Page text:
Whitman Mission goes to the Birds

Raptors from Blue Mountain Wildlife are on hand to educate about the mighty predators.



Ula shows her 7-foot wingspan to the audience.


Great horned owls may be the most aggressive of all raptors. Sage, however, spends a quiet moment with Bob Tompkins before the recent presentation.


Nora the Schnauzer and Darlene watch the birds from the truck.


Ula keeps an eye on the audience while Lynn Tompkins answers a question.


The dignified barn owl seemed to be a favorite of children in the audience.


Red-tail hawks benefit agriculture with their skill at catching mice.


Lynn Tompkins uses a crutch to support Ula. Golden eagles may weight from seven to 13 pounds.


Kestrels may be 10 inches tall with a 23-inch wingspan. They hover over fields and meadows when hunting insects and small rodents.

Blue Mountain Wildlife director Lynn Tompkins saved Ula, a golden eagle, for last at the recent raptor presentation beneath Whitman Mission shade trees.

The regal bird of prey drew the expected expressions of awe and admiration from the 50 or so children and adults, including Nora the Schnauzer and Darlene, lounging in a shaded semi-circle.

Ula clearly deserves her star billing.

As if on cue, she rose with a 7-foot wing span as her man-sized talons gripped Lynn's heavily gloved hand.

Her piercing, golden-brown eyes hinted at the wildness of her nature.

Ula, about 20 years old, suffered an eye injury nine years ago and can't see well enough to support herself in the wild. In captivity, she could live to be 50. In the wild, a golden eagle's normal lifespan would cover about 25 years.

At Ula's arrival, an excited Nora had to go to the truck.

And, despite her impressive entrance, Ula did not completely overshadow her fellow raptors.

Angus the American kestrel (a falcon) thrilled the audience with his dainty, colorfully painted face. Kestrels hovering above insects or small rodents may be observed often in the Walla Walla Valley.

Young Harry Potter fans in the audience waved and smiled when Lynn introduced Sage, a great horned owl with yellow, penetrating eyes, and Carmine, a barn owl with an eerily wise facial expression.

A snowy owl named Hedwig, of course, provides companionship for Harry when he's lonely and owls carry messages between the magical and the muggle worlds in the Potter tales.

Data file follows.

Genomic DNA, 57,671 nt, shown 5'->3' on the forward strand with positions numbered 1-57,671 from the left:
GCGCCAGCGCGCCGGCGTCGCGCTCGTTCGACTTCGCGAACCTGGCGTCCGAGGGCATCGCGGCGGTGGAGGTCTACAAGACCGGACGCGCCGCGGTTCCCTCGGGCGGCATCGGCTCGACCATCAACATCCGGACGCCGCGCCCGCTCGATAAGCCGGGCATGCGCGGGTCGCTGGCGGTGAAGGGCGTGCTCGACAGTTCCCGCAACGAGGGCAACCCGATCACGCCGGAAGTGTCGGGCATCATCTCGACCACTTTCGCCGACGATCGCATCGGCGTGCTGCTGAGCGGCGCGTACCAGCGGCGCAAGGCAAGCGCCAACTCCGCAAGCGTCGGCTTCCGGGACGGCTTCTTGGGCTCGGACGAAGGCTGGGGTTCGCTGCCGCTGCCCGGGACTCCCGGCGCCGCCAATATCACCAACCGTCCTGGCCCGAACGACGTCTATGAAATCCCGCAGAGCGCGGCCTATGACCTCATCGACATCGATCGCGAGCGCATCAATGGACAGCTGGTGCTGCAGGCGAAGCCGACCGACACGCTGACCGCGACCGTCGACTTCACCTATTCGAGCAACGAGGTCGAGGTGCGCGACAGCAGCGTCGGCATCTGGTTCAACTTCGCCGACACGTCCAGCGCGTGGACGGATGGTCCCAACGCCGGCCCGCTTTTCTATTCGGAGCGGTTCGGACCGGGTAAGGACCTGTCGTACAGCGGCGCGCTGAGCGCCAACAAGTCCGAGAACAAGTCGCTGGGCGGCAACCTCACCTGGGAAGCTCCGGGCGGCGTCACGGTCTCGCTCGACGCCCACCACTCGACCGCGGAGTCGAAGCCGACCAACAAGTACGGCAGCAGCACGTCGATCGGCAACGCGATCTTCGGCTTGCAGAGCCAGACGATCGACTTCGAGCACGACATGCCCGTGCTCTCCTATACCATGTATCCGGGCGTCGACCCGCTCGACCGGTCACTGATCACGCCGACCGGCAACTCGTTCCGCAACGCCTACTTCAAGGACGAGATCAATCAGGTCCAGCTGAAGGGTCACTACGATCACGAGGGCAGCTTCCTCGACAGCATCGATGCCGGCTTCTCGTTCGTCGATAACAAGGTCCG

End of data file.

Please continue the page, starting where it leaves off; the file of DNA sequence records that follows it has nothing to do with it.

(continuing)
Although nocturnal hunters in nature, great horned owls may roam at dusk. Lynn pointed out that they may be the most aggressive of all raptors.

"Raptors seize or grasp prey. And great horned owls will go after anything that moves and really grasp," Tompkins said.

Lynn twisted the fingers of a thrusting hand into a tight fist for emphasis.

She said Ula weighs about 10 pounds and would attack prey half her size.

Sage, on the other hand, weighs about eight pounds and would grasp prey two-thirds her size.

"So, you probably don't want to leave your small dogs or cats out after dark," Lynn added.

Owls have asymmetric ears (one higher than the other) so they can hear a mouse moving in the dark (also beneath several inches of snow) and triangulate its exact location.

Then they swoop on silent wings and grasp!

Ruby the red-tailed hawk and two falcons (a peregrine and a Barbary from Africa's Barbary Coast and donated by a falconer) also drew murmurs and nods.

The fact that a peregrine falcon reaches speeds of 200 mph when diving caused exchanges of surprised glances.

Lynn explained that many of the raptors received by Blue Mountain Wildlife have been hit by vehicles when they go after road kill, have hit power lines and other obstructions, have been shot and have developed lead poisoning from feeding on carcasses killed by lead bullets or pellets.

She explained how a slug or lead shot that kills a coyote, deer or pheasant will fragment into hundreds of pieces spread through much of the carcass. Raptors that feed on such a carcass consume the lead, sometimes fatally.

Lead poisoning, for example, has severely hampered efforts to re-establish condor populations in the West (Google: condors lead poisoning).

While Lynn, her husband Bob and the BMW interns and volunteers primarily rehabilitate raptors (hawks, eagles, owls and falcons), according to their mission statement they aim "To provide the necessary treatment and care to orphaned, injured or sick native wildlife and thus enable their return to their natural habitats."

They also "offer educational programs which enhance people's appreciation for wildlife and a healthy environment in which to live."

The non-profit Blue Mountain Wildlife receives 50 percent of its funds from memberships and donations, 25 percent from events, and 25 percent from grants.

Ula will be on display again at the Soar Flying Eagles program from 2-3 p.m. Saturday at Tamastslikt Cultural Institute.

Eagle Falconers Joe and Cordi Atkinson will show videos and talk about Soar Flying Eagles. Admission is free and refreshments will be provided.

"I am very excited about the program," Lynn said. "Joe and Cordi Atkinson have worked with PBS Nature and National Geographic on such programs as Raptor Force and Moment of Impact, both award-winning programs. They have flown and released dozens of rehab eagles, and are currently evaluating a second golden eagle for BMW."

Contact Don Davis at dondavis@wwub.com. More of Don's photos can be found online at www.tripper.smugmug.com.


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